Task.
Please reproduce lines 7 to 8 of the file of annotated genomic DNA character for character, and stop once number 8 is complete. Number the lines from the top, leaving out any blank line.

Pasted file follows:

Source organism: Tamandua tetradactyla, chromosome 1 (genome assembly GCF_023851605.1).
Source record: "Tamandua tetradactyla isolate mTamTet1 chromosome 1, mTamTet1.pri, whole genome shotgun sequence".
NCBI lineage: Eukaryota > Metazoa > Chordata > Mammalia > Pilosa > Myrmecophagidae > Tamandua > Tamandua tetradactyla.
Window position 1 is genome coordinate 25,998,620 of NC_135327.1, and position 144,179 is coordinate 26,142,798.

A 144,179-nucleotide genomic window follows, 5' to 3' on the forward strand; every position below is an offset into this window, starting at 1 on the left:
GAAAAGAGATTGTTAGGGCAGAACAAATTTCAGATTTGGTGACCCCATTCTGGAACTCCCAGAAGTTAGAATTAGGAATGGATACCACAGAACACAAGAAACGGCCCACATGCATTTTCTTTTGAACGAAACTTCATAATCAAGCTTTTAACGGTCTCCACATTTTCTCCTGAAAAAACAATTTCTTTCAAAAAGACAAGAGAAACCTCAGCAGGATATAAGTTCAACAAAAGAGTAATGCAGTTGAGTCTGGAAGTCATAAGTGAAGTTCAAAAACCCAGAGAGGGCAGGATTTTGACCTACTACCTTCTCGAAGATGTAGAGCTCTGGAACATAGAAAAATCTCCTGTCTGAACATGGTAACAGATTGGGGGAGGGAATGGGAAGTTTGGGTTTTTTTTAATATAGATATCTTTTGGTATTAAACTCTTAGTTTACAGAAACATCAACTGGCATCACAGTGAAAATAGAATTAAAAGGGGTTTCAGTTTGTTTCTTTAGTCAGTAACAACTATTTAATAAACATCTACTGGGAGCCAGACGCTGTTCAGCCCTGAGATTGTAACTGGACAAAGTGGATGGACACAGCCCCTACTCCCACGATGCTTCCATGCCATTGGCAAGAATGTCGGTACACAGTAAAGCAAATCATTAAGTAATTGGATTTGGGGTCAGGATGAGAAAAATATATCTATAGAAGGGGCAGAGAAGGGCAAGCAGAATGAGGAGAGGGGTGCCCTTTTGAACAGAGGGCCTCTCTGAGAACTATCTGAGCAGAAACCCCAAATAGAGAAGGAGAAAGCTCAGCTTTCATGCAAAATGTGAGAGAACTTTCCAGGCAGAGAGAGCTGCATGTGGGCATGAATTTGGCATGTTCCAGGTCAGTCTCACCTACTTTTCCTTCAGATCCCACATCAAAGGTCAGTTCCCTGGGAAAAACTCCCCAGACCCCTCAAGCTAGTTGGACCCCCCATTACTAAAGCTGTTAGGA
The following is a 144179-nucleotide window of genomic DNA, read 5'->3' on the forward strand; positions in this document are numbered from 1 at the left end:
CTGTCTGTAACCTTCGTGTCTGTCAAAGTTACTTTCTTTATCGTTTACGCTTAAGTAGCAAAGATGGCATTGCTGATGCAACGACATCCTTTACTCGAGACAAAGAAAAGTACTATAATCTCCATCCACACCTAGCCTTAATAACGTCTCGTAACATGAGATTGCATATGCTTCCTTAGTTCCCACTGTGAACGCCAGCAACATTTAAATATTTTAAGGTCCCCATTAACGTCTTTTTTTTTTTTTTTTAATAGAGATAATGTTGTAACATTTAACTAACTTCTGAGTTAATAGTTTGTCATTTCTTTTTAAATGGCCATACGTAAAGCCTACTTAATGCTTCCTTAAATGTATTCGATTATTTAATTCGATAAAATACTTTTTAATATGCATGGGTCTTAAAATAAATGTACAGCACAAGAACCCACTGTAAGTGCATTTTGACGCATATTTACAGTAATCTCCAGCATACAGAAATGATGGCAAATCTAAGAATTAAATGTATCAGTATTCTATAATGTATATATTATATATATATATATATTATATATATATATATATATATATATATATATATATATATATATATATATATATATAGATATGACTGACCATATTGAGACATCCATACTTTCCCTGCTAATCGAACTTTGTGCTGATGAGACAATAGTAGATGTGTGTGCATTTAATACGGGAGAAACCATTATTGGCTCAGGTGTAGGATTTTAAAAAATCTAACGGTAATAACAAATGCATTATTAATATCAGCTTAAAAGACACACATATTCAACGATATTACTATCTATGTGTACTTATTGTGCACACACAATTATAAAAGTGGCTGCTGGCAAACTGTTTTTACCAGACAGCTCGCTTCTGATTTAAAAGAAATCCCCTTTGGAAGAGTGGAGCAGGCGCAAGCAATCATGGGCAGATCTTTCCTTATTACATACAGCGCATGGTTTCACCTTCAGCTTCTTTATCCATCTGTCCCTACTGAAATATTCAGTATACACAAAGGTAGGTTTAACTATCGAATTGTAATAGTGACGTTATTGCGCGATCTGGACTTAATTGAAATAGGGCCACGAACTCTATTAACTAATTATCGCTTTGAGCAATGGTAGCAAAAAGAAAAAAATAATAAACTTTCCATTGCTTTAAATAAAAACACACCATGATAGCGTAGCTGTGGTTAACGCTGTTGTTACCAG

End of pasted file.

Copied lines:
The following is a 144179-nucleotide window of genomic DNA, read 5'->3' on the forward strand; positions in this document are numbered from 1 at the left end:
CTGTCTGTAACCTTCGTGTCTGTCAAAGTTACTTTCTTTATCGTTTACGCTTAAGTAGCAAAGATGGCATTGCTGATGCAACGACATCCTTTACTCGAGACAAAGAAAAGTACTATAATCTCCATCCACACCTAGCCTTAATAACGTCTCGTAACATGAGATTGCATATGCTTCCTTAGTTCCCACTGTGAACGCCAGCAACATTTAAATATTTTAAGGTCCCCATTAACGTCTTTTTTTTTTTTTTTTAATAGAGATAATGTTGTAACATTTAACTAACTTCTGAGTTAATAGTTTGTCATTTCTTTTTAAATGGCCATACGTAAAGCCTACTTAATGCTTCCTTAAATGTATTCGATTATTTAATTCGATAAAATACTTTTTAATATGCATGGGTCTTAAAATAAATGTACAGCACAAGAACCCACTGTAAGTGCATTTTGACGCATATTTACAGTAATCTCCAGCATACAGAAATGATGGCAAATCTAAGAATTAAATGTATCAGTATTCTATAATGTATATATTATATATATATATATATTATATATATATATATATATATATATATATATATATATATATATATATATATATATAGATATGACTGACCATATTGAGACATCCATACTTTCCCTGCTAATCGAACTTTGTGCTGATGAGACAATAGTAGATGTGTGTGCATTTAATACGGGAGAAACCATTATTGGCTCAGGTGTAGGATTTTAAAAAATCTAACGGTAATAACAAATGCATTATTAATATCAGCTTAAAAGACACACATATTCAACGATATTACTATCTATGTGTACTTATTGTGCACACACAATTATAAAAGTGGCTGCTGGCAAACTGTTTTTACCAGACAGCTCGCTTCTGATTTAAAAGAAATCCCCTTTGGAAGAGTGGAGCAGGCGCAAGCAATCATGGGCAGATCTTTCCTTATTACATACAGCGCATGGTTTCACCTTCAGCTTCTTTATCCATCTGTCCCTACTGAAATATTCAGTATACACAAAGGTAGGTTTAACTATCGAATTGTAATAGTGACGTTATTGCGCGATCTGGACTTAATTGAAATAGGGCCACGAACTCTATTAACTAATTATCGCTTTGAGCAATGGTAGCAAAAAGAAAAAAATAATAAACTTTCCATTGCTTTAAATAAAAACACACCATGATAGCGTAGCTGTGGTTAACGCTGTTGTTACCAG